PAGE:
Owner of Tommy's Country Ham House talks openly about heart, bra - FOX Carolina 21

Owner of Tommy's Country Ham House talks openly about heart, brain surgery after November health scare

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Owner of Tommy's Country Ham House, Tommy Stevenson, opens up about health scare (FOX Carolina: 1/18/2018). Owner of Tommy's Country Ham House, Tommy Stevenson, opens up about health scare (FOX Carolina: 1/18/2018).
Just two days after getting a pacemaker installed, the owner of Tommy's Country Ham House and Furman graduate, cheered on the Paladins at home (FOX Carolina: 1/18/2018). Just two days after getting a pacemaker installed, the owner of Tommy's Country Ham House and Furman graduate, cheered on the Paladins at home (FOX Carolina: 1/18/2018).
GREENVILLE, SC (FOX Carolina) -

If you take one look at the front wall inside Tommy's Country Ham House, you can see the owner, Tommy Stevenson, has met some pretty important people. But, ask him yourself, and Stevenson will tell you that it's the people who come into his restaurant every day, that were on his mind when he went through a health scare back in November.

"Only thing I was worried about was my customers and employees at the Ham House. I wasn't worried about how I felt, I missed my work and my friends," said Stevenson. 

Stevenson said he collapsed while eating pizza with his family and had to undergo surgery at Bon Secours St. Francis to get a pacemaker put in. The surgery happened on a Thursday and on that following Saturday, the Furman graduate cheered on the Paladins at home.

"I couldn't stay the whole game, I got real tired but I went," said Stevenson.

Two weeks later, Stevenson experienced a second scare.

"I was kind of walking around in a coma, I didn't know what was going on... Thank goodness to a couple highway patrolmen and my employees called EMS to come get me and I wouldn't go to the hospital with EMS, but the patrolmen talked me into going," said Stevenson.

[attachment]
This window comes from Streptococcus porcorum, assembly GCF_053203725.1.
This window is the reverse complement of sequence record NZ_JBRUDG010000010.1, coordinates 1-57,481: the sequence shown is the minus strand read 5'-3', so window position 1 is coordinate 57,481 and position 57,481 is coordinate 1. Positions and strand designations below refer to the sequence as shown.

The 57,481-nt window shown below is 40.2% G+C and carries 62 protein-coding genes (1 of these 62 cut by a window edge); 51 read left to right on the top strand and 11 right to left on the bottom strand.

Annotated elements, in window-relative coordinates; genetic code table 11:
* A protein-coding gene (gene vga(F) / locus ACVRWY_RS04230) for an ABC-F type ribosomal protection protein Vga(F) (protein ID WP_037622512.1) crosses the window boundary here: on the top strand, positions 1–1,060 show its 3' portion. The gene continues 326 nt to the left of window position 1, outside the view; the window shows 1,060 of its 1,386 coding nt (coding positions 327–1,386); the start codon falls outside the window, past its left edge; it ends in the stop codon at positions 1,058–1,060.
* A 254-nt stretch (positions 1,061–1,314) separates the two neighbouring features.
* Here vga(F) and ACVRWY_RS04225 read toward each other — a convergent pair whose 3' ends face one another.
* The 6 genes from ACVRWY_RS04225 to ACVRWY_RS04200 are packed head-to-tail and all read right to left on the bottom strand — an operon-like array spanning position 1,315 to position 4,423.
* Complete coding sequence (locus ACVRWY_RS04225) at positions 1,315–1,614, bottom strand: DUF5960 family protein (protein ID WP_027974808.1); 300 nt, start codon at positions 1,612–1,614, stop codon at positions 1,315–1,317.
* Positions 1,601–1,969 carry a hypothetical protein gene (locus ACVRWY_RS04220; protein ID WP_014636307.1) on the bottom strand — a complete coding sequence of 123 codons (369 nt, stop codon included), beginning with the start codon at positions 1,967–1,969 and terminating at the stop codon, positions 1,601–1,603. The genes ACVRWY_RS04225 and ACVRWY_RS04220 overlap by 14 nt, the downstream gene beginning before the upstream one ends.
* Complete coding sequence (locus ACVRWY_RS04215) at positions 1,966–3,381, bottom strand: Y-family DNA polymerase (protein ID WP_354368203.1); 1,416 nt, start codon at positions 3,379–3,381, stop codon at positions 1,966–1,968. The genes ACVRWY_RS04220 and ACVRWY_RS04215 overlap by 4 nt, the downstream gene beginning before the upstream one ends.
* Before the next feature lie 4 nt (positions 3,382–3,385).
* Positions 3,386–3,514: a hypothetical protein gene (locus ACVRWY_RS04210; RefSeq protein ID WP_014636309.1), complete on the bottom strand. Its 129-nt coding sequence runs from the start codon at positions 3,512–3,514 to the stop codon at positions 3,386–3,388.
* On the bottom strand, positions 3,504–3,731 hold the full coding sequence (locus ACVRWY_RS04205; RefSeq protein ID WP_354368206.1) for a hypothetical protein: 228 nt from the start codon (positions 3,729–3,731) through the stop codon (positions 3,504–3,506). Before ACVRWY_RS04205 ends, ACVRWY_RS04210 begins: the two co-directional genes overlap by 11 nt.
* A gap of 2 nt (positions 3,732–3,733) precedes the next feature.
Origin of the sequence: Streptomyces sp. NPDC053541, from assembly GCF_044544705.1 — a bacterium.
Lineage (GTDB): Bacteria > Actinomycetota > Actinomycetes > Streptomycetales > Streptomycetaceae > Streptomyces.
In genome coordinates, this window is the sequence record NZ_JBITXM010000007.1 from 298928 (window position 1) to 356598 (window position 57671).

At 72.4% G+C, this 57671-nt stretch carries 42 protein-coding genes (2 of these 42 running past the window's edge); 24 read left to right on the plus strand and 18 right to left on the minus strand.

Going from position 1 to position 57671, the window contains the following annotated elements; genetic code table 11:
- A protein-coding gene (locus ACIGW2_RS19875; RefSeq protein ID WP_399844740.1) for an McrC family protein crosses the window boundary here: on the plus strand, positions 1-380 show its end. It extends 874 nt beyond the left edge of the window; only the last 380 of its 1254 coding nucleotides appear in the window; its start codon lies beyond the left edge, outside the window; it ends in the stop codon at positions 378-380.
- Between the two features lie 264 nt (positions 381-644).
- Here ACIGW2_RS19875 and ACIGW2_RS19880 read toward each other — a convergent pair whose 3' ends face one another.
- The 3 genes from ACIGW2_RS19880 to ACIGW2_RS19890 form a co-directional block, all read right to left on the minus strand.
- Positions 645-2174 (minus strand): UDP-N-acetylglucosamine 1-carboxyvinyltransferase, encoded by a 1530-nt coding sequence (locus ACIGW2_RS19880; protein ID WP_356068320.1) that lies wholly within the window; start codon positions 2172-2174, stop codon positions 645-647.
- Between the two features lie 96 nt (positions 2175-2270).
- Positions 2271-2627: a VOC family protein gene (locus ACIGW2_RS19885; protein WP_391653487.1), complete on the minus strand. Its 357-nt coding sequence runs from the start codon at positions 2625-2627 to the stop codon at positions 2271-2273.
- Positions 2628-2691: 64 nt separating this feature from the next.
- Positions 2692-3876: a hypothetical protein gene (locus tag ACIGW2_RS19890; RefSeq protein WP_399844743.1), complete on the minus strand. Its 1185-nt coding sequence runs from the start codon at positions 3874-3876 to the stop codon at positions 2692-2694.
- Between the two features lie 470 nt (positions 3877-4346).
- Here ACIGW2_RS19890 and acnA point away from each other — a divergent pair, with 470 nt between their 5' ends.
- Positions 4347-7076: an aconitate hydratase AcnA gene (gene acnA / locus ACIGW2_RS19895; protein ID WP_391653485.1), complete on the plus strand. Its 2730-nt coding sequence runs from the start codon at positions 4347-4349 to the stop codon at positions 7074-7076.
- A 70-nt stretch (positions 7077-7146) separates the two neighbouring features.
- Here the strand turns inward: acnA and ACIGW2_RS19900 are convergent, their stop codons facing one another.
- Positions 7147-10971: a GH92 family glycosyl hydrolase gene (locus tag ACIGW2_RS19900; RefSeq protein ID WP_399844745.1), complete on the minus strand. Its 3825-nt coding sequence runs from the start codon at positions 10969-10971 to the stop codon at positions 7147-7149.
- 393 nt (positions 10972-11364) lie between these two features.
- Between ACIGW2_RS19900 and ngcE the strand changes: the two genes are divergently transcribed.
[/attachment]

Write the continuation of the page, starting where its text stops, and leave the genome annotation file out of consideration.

Stevenson said bleeding on his brain landed him in surgery again to relieve the pressure.

"I've never been sick. I was here 32 years and never missed a day until this happened. It was quite a blow to me," said Stevenson.

Stevenson said the outpouring of love and support from the community, including the handmade cards from students near and dear to him at the Washington Center, really helped bring him back up.

"Oh it's unreal, it's unreal," said Stevenson. 

It's probably pretty unreal to the people who frequent Tommy's that a little more than 3 months after two major surgeries, Stevenson is pretty much back in full force.

"I did slow down some, but I'm back to normal now as far as my work ethics. I get here at 3:30 in the morning and work into 2:00pm every day," said Stevenson.

The 76-year-old said he hopes he's got many more good years left and ask him whether he plans to slow down, and he'll tell you 'not yet'.

"I enjoy my work. I enjoy what I have. It's 32 years of hard work and enjoyment," said Stevenson.

Stevenson also said he's so thankful for his wife, four children and 11 grandchildren for their endless support, especially through this tough time.

He said his last check up was great and he's got another one to check on his heart next month. 

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